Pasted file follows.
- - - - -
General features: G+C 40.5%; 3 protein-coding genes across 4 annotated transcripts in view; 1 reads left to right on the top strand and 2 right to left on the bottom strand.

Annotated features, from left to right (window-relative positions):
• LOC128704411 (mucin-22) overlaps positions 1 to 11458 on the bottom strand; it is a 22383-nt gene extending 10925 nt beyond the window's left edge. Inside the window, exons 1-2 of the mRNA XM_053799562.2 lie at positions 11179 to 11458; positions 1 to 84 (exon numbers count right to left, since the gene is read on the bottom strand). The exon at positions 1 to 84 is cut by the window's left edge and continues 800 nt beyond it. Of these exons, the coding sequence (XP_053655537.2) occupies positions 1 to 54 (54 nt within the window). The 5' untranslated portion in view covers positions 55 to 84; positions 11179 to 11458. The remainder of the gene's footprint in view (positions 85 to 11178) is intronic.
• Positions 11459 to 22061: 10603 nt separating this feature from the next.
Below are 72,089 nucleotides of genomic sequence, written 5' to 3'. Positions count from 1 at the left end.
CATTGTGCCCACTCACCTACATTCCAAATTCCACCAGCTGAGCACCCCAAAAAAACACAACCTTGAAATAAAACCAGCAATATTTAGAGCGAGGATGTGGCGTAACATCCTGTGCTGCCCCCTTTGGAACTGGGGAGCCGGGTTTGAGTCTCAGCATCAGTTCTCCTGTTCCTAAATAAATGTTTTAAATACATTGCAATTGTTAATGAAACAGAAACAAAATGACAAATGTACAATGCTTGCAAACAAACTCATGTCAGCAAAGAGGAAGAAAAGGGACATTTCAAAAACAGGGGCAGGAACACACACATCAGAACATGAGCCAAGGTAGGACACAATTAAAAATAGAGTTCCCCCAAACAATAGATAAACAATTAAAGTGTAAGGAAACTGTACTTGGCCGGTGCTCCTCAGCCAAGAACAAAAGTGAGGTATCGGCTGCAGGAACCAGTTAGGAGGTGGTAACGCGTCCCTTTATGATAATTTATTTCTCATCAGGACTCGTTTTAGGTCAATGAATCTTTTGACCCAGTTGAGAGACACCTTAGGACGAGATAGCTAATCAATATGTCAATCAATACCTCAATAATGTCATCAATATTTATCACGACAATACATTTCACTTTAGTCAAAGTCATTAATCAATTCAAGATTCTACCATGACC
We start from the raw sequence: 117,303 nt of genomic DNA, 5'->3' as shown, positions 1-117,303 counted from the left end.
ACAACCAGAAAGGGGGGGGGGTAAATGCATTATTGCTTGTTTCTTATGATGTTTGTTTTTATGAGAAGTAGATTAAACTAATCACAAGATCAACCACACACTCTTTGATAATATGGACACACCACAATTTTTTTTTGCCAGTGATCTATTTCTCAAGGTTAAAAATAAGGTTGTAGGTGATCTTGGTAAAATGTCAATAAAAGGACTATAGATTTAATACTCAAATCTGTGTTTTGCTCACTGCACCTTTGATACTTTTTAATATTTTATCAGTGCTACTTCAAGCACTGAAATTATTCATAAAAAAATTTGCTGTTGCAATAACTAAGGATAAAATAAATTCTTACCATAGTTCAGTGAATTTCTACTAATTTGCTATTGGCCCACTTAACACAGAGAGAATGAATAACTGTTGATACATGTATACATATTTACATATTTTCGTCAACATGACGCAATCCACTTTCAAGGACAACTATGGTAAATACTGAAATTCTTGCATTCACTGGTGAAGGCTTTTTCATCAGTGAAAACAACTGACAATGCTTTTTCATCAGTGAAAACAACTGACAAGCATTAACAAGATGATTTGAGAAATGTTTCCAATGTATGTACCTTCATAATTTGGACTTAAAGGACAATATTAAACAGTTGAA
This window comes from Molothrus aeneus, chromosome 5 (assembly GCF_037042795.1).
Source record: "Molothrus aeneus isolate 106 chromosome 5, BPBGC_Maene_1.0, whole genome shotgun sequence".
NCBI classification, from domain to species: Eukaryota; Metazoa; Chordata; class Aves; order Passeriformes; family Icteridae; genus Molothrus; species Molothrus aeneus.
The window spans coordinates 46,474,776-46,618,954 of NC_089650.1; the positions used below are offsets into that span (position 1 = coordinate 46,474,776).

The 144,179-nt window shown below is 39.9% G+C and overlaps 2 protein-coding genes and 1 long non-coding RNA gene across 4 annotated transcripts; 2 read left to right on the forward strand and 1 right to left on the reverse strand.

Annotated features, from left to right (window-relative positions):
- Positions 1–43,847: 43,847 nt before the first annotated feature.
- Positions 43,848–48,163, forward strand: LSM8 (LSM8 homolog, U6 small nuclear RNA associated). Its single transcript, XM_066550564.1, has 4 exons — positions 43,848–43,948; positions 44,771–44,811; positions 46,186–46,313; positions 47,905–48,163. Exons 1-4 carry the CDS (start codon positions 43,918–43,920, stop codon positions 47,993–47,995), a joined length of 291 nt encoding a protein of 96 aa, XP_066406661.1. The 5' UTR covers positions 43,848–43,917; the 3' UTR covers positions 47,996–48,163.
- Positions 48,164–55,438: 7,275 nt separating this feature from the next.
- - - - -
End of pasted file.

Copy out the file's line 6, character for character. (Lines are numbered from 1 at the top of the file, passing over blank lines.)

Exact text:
CATTGTGCCCACTCACCTACATTCCAAATTCCACCAGCTGAGCACCCCAAAAAAACACAACCTTGAAATAAAACCAGCAATATTTAGAGCGAGGATGTGGCGTAACATCCTGTGCTGCCCCCTTTGGAACTGGGGAGCCGGGTTTGAGTCTCAGCATCAGTTCTCCTGTTCCTAAATAAATGTTTTAAATACATTGCAATTGTTAATGAAACAGAAACAAAATGACAAATGTACAATGCTTGCAAACAAACTCATGTCAGCAAAGAGGAAGAAAAGGGACATTTCAAAAACAGGGGCAGGAACACACACATCAGAACATGAGCCAAGGTAGGACACAATTAAAAATAGAGTTCCCCCAAACAATAGATAAACAATTAAAGTGTAAGGAAACTGTACTTGGCCGGTGCTCCTCAGCCAAGAACAAAAGTGAGGTATCGGCTGCAGGAACCAGTTAGGAGGTGGTAACGCGTCCCTTTATGATAATTTATTTCTCATCAGGACTCGTTTTAGGTCAATGAATCTTTTGACCCAGTTGAGAGACACCTTAGGACGAGATAGCTAATCAATATGTCAATCAATACCTCAATAATGTCATCAATATTTATCACGACAATACATTTCACTTTAGTCAAAGTCATTAATCAATTCAAGATTCTACCATGACC